The Simple Research that Will Help You Leap-frog Your Competition
One of the biggest reasons that companies redesign their websites is so that they can stand out from other websites and draw traffic (and sales!) from their competitors. But how do you make your site impressive enough to leap frog the competition, especially if you have a smaller budget? A little research and planning at the beginning of your website design process goes a long way.
This is Part 4 of my 7-part series on how to create the website you really want, on time and on budget. Here’s a quick recap of what we’ve covered so far:
- Step 1 – State your GOAL. The best way to set your website project up for success is to start with the end in mind by considering what you need that website to do. The more specific you are about what you expect to get out of it, the better. And of course, be sure to communicate this to your website developer.
- Step 2 – Identify your AUDIENCE. Before you start building a site, get very specific about who the user is, the customer you’re trying to reach. This will allow you to gear your message around who your customer is and what they are looking for, which will improve the conversion rate of visitors into customers.
- Step 3 – State your MESSAGE. Focus on one key message. This requires discipline that few people exercise, which is why you can use it to set yourself apart.
- Step 4 – List the necessary ELEMENTS. A necessary element is one that will make your website incomplete if it’s not there. Listing these items will give you and your website developer a better sense of what type of website you need.
And now, on to the next step two steps…
Step 5 – Create a MIND MAP
Mind mapping is a brainstorming process where you list things that represent your message. Write down everything that comes to mind, especially visuals. If it’s on your mind, write it down.
You can use a notebook, write on a white board, or type it into your computer notes app – whatever you feel most comfortable with. Some people do their best thinking out loud, so they could record it on an audio recording device using their smart phone or computer.
The idea here is to use your stream of consciousness to discover hidden things that you wouldn’t have thought of otherwise that may evoke feeling and communicate with your audience.
Here’s an example: What do you think of when the message is “We have the best price and selection on sports apparel”? It could be something like this:
- discount signs
- % off
- clothing racks…
Visuals are important because they communicate quicker than words do. Showing me a picture of the food on a menu is going to tell me more about whether or not I want it than a list of ingredients would.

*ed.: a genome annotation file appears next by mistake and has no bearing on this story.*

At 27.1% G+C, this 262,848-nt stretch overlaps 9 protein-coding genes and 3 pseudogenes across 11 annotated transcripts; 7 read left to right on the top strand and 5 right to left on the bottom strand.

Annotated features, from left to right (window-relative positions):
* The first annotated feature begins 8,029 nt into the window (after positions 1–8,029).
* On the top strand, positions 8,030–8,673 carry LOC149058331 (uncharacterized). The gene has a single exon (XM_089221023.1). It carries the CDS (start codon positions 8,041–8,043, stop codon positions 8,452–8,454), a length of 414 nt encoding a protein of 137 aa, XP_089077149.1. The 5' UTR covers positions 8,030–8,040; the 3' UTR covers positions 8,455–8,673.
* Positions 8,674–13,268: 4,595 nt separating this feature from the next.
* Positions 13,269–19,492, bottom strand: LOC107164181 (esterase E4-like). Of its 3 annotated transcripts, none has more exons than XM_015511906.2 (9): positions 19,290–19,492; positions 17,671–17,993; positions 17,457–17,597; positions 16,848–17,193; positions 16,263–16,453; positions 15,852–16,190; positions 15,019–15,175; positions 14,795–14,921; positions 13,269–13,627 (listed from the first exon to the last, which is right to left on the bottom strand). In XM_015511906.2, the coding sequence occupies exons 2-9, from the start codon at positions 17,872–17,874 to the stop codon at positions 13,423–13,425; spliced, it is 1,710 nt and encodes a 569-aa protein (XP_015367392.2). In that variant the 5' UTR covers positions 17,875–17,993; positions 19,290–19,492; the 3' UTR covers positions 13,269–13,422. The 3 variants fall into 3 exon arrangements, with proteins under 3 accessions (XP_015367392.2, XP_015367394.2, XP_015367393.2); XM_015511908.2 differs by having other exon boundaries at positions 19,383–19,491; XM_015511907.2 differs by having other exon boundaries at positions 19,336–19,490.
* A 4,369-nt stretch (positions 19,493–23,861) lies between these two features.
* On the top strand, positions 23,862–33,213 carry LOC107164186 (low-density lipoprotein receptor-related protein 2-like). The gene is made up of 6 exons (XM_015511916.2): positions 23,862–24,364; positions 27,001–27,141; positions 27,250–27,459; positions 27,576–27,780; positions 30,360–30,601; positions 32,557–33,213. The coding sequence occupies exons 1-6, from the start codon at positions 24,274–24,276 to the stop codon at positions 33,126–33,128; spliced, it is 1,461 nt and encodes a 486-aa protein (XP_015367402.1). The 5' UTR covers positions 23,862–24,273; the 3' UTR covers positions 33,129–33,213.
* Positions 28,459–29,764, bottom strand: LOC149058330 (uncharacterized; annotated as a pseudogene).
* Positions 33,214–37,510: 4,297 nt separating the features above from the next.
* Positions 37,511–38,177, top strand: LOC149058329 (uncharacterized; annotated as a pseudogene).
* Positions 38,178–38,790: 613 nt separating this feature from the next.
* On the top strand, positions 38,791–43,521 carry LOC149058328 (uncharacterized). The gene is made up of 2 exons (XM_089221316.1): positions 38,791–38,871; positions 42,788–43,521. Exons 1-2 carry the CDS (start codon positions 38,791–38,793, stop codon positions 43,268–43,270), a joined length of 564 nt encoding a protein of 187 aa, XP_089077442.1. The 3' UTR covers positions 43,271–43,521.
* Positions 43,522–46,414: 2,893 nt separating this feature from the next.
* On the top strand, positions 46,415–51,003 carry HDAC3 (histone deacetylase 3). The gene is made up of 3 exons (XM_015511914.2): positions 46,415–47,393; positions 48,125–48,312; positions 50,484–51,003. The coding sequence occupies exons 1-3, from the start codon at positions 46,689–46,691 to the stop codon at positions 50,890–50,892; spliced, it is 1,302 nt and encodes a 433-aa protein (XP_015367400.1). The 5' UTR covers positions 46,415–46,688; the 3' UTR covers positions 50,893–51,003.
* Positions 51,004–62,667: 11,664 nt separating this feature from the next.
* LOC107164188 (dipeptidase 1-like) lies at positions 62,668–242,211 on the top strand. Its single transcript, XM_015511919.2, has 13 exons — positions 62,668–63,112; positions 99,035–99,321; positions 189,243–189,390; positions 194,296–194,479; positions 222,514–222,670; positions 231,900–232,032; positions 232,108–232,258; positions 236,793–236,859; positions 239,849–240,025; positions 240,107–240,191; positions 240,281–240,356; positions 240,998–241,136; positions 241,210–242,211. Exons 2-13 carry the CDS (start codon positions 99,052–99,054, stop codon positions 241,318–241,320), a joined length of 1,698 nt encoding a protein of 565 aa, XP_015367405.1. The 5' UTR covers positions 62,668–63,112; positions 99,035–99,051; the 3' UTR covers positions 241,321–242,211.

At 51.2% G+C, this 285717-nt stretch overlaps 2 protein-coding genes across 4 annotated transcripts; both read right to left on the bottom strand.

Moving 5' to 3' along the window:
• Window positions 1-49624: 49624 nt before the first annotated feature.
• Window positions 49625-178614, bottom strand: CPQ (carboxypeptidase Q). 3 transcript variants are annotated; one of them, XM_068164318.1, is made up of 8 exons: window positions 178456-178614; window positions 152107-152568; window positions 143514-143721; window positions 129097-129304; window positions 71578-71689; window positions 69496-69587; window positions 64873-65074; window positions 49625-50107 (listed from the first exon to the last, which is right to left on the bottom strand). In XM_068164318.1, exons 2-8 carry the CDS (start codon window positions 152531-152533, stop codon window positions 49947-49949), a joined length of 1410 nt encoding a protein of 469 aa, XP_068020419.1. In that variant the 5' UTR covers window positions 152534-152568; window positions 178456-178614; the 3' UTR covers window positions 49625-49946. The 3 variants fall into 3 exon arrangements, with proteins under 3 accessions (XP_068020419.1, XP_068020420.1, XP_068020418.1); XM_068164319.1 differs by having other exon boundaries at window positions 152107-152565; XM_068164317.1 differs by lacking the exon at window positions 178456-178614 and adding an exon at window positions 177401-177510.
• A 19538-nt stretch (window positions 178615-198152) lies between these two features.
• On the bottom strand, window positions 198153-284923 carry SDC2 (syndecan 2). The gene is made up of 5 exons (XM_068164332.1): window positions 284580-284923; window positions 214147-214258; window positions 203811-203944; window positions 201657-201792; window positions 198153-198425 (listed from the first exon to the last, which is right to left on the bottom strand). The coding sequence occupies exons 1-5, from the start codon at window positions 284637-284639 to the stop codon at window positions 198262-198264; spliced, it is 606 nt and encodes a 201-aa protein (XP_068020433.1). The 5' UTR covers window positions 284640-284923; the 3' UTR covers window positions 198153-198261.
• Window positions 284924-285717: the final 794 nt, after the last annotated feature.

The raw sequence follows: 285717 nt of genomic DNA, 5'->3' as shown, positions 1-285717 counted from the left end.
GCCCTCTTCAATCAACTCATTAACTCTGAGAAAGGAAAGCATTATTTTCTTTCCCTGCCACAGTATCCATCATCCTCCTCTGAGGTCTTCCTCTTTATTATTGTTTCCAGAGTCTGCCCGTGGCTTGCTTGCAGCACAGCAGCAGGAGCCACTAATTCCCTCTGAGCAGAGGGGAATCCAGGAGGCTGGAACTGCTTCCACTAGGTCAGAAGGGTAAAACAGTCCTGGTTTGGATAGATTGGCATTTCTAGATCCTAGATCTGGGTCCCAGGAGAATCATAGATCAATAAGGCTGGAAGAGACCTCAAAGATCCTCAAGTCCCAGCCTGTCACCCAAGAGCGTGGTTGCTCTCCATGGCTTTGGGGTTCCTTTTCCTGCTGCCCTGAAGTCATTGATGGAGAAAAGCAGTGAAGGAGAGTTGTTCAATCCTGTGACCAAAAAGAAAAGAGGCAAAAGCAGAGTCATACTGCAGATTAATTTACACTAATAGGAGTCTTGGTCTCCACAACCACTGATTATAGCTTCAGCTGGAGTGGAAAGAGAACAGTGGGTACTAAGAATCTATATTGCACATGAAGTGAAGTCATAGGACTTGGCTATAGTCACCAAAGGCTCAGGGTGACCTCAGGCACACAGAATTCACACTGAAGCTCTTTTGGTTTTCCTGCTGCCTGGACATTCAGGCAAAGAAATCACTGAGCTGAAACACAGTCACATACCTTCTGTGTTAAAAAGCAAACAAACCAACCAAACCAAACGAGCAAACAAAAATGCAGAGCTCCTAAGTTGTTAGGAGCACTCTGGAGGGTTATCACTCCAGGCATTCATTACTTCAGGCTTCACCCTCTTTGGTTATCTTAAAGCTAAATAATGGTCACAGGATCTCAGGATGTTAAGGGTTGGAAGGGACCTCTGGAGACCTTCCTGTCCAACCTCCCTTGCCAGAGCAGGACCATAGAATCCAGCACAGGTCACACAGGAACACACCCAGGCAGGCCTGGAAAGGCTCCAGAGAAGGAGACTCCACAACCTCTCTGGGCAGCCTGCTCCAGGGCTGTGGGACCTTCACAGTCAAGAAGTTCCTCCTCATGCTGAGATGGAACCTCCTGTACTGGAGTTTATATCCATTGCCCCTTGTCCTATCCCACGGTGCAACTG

Step 6 – RESEARCH designs with similar goals
This step involves looking at other websites for two purposes:
- Sites you want to emulate
- Sites you want to stand out against
I appreciate it when a client sends me websites that they like, especially in their particular industry, because it quickly narrows down the look and feel that the client wants, so I don’t have to try and read the client’s mind (which is time-consuming and frustrating on both sides). And hey, there’s no need to reinvent the wheel, right? I can take a look you like and customize it to your company.
Additionally, I always research what my client’s competitors are doing with their websites. My goal here is to see what they are doing well that we can emulate, and also to look for opportunities to do a better job.
People will judge your site based on what they’ve seen at competitor’s sites, so those sites are a good starting point to know what kind of baseline expectations people will have (do all of your competitors have online ordering with free shipping?), and to see where their site is frustrating visitors (difficult to navigate, key info is hard to find, etc.).
You can look at what they are doing in terms of technology, design, and messaging, and come up with strategies to make yours just as good and better.
Is their website slow to load? Make yours the fastest.
Is their shopping cart very user friendly? Make sure yours is too.
Is their homepage cluttered with too much content? Focus your home page copy on one clear message and call to action, with big eye-catching photos in a slider.
Whatever your particular message and audience, there are likely other businesses with similar goals and offerings. Rather than starting from scratch with your website design, take an hour or two now to survey the online landscape you operate in for ideas to emulate and to stand out against.
Get the website design template
That should be enough to keep you moving forward for now… If you’d like to receive my free website design process template that walks you through this process, subscribe here.